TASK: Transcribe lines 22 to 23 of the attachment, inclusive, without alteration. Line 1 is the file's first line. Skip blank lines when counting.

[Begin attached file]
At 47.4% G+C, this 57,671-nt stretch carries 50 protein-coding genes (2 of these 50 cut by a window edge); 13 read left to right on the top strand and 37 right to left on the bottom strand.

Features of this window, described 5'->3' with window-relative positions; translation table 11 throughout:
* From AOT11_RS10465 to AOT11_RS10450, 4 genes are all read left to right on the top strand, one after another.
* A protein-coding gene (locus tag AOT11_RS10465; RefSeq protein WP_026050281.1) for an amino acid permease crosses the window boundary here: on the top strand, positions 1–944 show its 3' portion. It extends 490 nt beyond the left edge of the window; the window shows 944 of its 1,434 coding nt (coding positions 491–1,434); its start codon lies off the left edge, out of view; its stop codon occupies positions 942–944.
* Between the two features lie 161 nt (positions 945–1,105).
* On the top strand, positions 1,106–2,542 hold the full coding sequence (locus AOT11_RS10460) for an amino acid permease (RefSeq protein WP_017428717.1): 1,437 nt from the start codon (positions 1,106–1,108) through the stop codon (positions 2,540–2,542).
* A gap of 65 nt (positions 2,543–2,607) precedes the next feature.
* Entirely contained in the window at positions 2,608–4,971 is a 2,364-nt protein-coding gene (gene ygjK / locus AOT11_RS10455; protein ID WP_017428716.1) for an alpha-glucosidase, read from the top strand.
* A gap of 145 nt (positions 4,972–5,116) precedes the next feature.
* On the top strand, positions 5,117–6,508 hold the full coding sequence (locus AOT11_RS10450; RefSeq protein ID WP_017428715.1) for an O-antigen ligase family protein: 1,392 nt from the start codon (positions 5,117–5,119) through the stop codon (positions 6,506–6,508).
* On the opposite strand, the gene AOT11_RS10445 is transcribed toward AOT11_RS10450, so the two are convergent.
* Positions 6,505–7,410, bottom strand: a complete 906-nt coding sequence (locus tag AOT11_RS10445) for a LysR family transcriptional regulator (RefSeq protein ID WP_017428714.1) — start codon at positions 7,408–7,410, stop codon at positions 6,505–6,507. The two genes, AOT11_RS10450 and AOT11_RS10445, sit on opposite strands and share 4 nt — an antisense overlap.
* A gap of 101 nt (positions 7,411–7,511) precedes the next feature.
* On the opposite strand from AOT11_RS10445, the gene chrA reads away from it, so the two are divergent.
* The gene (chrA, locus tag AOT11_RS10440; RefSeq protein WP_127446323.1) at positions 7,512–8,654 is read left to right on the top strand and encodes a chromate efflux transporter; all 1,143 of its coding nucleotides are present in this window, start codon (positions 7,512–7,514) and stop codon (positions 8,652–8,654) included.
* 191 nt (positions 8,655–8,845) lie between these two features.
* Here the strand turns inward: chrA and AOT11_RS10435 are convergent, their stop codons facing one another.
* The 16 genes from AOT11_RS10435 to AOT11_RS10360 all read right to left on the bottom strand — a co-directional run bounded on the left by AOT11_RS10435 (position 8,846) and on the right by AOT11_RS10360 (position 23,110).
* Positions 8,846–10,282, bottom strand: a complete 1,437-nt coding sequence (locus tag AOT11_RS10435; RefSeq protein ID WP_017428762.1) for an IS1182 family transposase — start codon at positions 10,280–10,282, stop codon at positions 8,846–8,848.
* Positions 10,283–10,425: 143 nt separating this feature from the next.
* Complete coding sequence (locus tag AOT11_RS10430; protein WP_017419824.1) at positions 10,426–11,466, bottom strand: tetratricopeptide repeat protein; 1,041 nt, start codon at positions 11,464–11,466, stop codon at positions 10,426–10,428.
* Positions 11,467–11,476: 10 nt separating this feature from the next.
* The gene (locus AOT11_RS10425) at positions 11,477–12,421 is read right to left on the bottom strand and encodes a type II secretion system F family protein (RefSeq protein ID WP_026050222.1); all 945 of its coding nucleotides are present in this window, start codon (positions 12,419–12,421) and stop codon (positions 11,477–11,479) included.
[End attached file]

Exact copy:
* Positions 11,467–11,476: 10 nt separating this feature from the next.
* The gene (locus AOT11_RS10425) at positions 11,477–12,421 is read right to left on the bottom strand and encodes a type II secretion system F family protein (RefSeq protein ID WP_026050222.1); all 945 of its coding nucleotides are present in this window, start codon (positions 12,419–12,421) and stop codon (positions 11,477–11,479) included.